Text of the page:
First, a Perl refresher #!/user/local/bin/perl # Tell your OS this is a perl script use strict; # If you write a script without these use warnings; # ... two lines, you owe me 10 buck +s use Module::Name; # "use" is like java's "import" my $stuff = undef; # "my" is how you declare variables # ... "undef" is like java's "null" my $bat = get_bat($name); # Function calls are just like java my $bar = ['Hoss',2,3,$stuff]; # square brackets make an array ref my $baz = {a => 1, b => 2}; # currly braces make a hash (ie: Map) + ref my $first = $bar->[0]; # -> dereferences attributes/methods $baz->{'c'} = 3; # ... like "." in java. $bat->do_something(); # if ($bar->[1]) { # "if" and "print" work the way you t +hink print "$first is true\n"; # Double quotes evaluate variables } # ... prints: Hoss is true

More fun with LWP::Simple #!/usr/local/bin/perl use strict; use warnings; use LWP::Simple; my $data = get(''); if (defined $data) { print $data; } if (is_success(getstore('', './mysimon.html'))) { print "fetched mysimon front door just fine\n"; } if (RC_NOT_MODIFIED != mirror('','./mp3.html')) { print "Something interesting happened with\n"; } my ($type, $length, $mod, $exp, $server) = head(''); print "Content Type is $type, and the Server is $server\n";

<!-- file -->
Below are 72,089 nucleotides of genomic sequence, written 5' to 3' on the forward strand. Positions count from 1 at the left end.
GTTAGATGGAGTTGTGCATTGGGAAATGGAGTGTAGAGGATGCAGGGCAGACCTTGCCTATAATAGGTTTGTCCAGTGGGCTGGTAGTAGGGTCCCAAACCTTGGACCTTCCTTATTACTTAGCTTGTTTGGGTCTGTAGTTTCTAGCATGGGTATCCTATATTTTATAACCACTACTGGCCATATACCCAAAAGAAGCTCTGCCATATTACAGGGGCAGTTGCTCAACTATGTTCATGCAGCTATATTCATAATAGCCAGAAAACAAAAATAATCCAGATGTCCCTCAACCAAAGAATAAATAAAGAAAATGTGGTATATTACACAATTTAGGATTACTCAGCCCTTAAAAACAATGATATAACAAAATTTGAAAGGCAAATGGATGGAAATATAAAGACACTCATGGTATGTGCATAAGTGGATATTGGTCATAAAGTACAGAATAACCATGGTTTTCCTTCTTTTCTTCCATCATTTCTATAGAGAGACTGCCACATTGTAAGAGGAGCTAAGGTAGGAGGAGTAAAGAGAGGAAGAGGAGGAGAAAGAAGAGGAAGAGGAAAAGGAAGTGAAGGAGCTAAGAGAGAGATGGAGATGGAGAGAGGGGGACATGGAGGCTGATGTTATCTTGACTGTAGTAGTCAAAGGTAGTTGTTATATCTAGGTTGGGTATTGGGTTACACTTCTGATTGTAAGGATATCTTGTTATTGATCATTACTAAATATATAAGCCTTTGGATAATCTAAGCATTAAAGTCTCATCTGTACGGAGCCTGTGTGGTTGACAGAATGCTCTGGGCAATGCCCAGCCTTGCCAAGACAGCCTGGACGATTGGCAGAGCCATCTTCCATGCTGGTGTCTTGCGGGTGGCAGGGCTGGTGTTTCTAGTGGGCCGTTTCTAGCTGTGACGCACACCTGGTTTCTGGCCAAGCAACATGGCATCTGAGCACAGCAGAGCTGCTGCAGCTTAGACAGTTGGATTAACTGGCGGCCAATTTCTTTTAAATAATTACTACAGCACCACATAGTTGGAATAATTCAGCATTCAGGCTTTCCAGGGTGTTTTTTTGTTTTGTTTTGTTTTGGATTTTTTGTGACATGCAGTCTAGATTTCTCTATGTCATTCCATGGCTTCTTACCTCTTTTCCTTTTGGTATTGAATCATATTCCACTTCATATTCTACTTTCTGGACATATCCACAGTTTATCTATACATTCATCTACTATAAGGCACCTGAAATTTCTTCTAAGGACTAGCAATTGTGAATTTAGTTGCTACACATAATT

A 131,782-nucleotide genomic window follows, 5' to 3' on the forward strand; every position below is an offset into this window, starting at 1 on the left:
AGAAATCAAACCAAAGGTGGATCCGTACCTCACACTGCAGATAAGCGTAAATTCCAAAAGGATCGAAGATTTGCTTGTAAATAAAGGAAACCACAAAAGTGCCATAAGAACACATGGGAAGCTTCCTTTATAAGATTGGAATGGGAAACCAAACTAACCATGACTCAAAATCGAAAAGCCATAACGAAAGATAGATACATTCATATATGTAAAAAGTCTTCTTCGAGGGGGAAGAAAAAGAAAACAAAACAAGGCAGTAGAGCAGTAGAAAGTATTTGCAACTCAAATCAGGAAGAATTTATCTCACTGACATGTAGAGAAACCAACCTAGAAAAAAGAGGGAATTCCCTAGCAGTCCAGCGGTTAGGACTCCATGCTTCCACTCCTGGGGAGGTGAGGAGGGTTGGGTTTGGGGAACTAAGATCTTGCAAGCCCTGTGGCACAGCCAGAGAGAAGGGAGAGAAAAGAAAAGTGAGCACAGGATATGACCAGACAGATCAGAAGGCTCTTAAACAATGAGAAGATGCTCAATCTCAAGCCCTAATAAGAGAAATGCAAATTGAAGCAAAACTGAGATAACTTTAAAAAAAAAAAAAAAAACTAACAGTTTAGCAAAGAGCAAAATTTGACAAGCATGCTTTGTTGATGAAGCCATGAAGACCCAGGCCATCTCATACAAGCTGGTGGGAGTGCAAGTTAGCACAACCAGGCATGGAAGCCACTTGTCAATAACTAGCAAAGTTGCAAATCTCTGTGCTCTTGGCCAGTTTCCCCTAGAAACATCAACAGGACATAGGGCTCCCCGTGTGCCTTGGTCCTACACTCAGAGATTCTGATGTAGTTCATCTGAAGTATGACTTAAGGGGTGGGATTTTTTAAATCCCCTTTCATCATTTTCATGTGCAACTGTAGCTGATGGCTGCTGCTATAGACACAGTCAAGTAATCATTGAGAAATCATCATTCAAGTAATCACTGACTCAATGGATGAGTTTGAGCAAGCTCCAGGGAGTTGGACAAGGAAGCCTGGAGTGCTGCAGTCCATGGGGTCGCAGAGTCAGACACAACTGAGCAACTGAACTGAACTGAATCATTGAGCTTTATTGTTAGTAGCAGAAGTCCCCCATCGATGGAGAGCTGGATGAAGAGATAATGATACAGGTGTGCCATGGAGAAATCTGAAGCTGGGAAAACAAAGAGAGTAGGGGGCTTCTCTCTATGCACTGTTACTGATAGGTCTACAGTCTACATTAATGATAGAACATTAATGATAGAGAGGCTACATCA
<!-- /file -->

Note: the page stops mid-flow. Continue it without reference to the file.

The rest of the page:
LWP::UserAgent is more "full featured" #!/usr/local/bin/perl use strict; use warnings; use LWP::UserAgent; my $ua = LWP::UserAgent->new(); $ua->cookie_jar({}); $ua->agent('Mozilla/5.0 (X11; U; Linux i686; en-US; rv:1.7)'); $ua->timeout(42); # seconds $ua->proxy('http', ''); $ua->no_proxy(''); my $response1 = $ua->get(''); my $response2 = $ua->head(''); my $response3 = $ua->post('', {'descr' => 'your bug description', 'component' => 'your bug component', 'priority' => 'P1' });